Rémi Chayé | 78 mins | streaming (HD) | 2.35:1 | France & Denmark / French | PG / PG
I can’t remember what brought this French-Danish animation to my attention, but I’m glad something did because it’s a beautiful little film that deserves to be better known. Set in the late 19th century, it’s about a young Russian girl, Sasha, who embarks on an adventure to the North Pole, following in the footsteps of her missing grandfather.
Regular readers may recall I ranked it among the top movies I saw last year, when I cited the “understated beauty in its deceptively simple visual style”. Indeed, the animation initially seems so plain that it feels like watching a draft animatic, but that conceals its ability to reveal subtleties when needed. In the end, the distinctive look is part of the film’s considerable charm.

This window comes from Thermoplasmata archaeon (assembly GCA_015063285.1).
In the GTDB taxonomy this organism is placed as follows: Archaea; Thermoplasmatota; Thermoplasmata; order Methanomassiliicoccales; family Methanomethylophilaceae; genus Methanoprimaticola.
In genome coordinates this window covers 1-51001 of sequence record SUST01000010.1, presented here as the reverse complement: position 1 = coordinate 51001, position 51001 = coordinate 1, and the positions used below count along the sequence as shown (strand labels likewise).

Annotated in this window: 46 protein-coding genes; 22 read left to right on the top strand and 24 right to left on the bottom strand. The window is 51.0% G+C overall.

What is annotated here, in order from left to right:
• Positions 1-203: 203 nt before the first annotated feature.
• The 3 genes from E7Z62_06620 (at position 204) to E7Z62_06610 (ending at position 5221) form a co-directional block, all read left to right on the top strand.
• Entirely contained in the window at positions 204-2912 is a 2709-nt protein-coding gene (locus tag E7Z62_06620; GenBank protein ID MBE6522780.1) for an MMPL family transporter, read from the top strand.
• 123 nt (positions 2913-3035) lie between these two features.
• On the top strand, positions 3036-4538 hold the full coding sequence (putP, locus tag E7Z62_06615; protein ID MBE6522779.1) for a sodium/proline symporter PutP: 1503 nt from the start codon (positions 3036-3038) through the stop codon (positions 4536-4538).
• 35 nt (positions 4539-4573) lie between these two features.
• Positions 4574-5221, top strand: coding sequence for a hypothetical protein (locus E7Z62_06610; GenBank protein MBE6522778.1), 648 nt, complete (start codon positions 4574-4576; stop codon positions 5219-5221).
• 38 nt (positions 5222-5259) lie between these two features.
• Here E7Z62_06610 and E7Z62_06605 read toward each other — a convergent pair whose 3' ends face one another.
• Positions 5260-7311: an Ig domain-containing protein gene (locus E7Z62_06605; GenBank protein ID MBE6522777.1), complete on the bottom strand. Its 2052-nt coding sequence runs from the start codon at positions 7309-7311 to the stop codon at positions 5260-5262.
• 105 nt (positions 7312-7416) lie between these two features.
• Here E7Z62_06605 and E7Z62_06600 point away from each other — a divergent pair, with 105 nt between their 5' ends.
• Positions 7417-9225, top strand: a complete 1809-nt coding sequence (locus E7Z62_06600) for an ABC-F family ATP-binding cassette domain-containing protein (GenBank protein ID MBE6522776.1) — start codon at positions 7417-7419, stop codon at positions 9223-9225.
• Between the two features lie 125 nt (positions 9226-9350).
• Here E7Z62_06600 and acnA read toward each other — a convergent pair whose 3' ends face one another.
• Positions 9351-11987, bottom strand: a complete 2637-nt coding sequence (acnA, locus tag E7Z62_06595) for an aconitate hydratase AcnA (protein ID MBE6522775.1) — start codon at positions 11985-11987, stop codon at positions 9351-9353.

I also mentioned its “equally subtle but strong feminist streak”, another positive aspect. Sasha is strong-willed and capable, but not without her faults, which makes her an engaging heroine. The film doesn’t overplay its “girls can too” side, which only makes it more successful, I think.
There’s none of the epic action sequences or broad humour that most English-language animation assumes kids need to keep them engaged, but instead Long Way North offers good characters on a proper old-fashioned exploration adventure. Highly recommended.
Long Way North placed 13th on my list of The 17 Best Films I Saw For the First Time in 2017, which can be read in full here.